Let's talk Rottweilers

Despite their fierce reputation and formidable size, the Rottweiler is a loyal and devoted breed with an affectionate, obedient and surprisingly gentle temperament. Nonetheless, thanks to their fearless disposition, natural intelligence and powerful frame, they are also one of most popular guard dogs in the world. As a result, Rottweilers tend to do best with an experienced owner who can take on the role of ‘pack leader’. 

Official name: Rottweiler

Other names: Rottie, Rottweiler Metzgerhund, Butcher’s Dog of Rottweil

Origins: Germany

Labrador Retriever adult black and white
 Drooling tendencies


 Warm weather? Low
 Grooming needs Very low  Cold weather? Medium
 Shedding level Medium
 Suited to apartment living?  Very low
 Barking tendencies  Medium  Can stay alone?* Low
 Energy Level (high, low, medium)*  High  Family pet?* Medium
 Compatibility with other pets Medium    

* We advise against leaving pets alone for long stretches. Companionship can prevent emotional distress and destructive behaviour. Speak to your veterinarian for recommendations.
Every pet is different, even within a breed; this snapshot of this breed specifics should be taken as an indication.

For a happy healthy and well-behaved pet, we recommend educating and socializing your pet as well as covering their basic welfare needs (and their social and behavioral needs).

Pets should never be left unsupervised with a child.

Contact your breeder or veterinarian for further advice.All domestic pets are sociable and prefer company.

However, they can be taught to cope with solitude from an early age. Seek the advice of your veterinarian or trainer to help you do this.

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Illustration of black and brown Rottweiler from side
61 - 69 cm translations.feature.breeds.height
43 - 61 kg translations.feature.breeds.weight
56 - 64 cm translations.feature.breeds.height
36 - 45 kg translations.feature.breeds.weight

 Baby age  Birth to 2 months
 Puppy age  2 to 8 months
 Adult age 8 months to 2 years
 Mature age  2 years to 5 years
 Senior age  5 to 16 years


Origins of the breed

For many enthusiasts, the Labrador Retriever remains one of the most popular all-round dogs worldwide. It’s thought that Labrador Retrievers originated from the coast of Newfoundland, Canada, where fishermen used dogs of this appearance to retrieve fish. The breed as we know it today, however, was established by the British in the early 1800’s.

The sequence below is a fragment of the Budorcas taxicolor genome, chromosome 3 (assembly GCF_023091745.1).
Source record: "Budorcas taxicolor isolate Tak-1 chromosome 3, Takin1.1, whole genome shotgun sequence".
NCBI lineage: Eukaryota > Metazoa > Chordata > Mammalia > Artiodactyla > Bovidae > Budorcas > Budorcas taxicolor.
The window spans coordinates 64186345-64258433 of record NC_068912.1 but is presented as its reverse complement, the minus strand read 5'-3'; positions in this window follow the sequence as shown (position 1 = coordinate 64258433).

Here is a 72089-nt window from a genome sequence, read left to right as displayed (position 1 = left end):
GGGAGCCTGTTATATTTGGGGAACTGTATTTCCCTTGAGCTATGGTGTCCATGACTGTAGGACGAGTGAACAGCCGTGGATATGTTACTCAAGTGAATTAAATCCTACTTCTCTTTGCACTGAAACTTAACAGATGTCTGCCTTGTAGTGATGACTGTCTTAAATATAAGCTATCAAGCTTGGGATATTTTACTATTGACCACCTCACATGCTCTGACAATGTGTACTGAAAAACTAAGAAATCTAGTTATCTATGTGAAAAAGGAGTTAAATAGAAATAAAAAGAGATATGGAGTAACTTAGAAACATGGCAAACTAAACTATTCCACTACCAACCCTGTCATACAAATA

The Labrador Retriever Club was founded in 1916 and the first standard followed soon after, predominantly tailored to working Labrador Retrievers who found early fame, having been originally introduced to the U.K. in the late 1800’s by Col Peter Hawker and the Earl of Malmesbury.

Rottweiler standing in tall grass


2 facts about Rottweilers

1. Busting the myths

Any potentially dangerous behaviour in Rottweilers almost always stems from either a bad owner or a lack of socialisation and training. So these are important considerations for this breed, especially given their immense strength. For more information on training your Rottweiler, see below.

2. All in the breeding 

During the 1990’s, the Rottweiler became one of the most sought-after dogs in the US and this resulted in many less than ethical breeders – leading to animals with health problems and/or a bad temperament. It’s always worth investing the time to find a respected and trusted breeder. 


History of the breed

One of the world’s oldest dog breeds, the Rottweiler is originally descended from the Molossus, a type of mastiff. Back in Roman times, these sturdy dogs were used to herd cattle and keep guard. Later, they accompanied the Roman legions on their epic journeys across the Alps. When the Romans reached Germany, where they set up colonies, their dogs met and mixed with the native breeds. This resulted in the Rottweiler that we know today.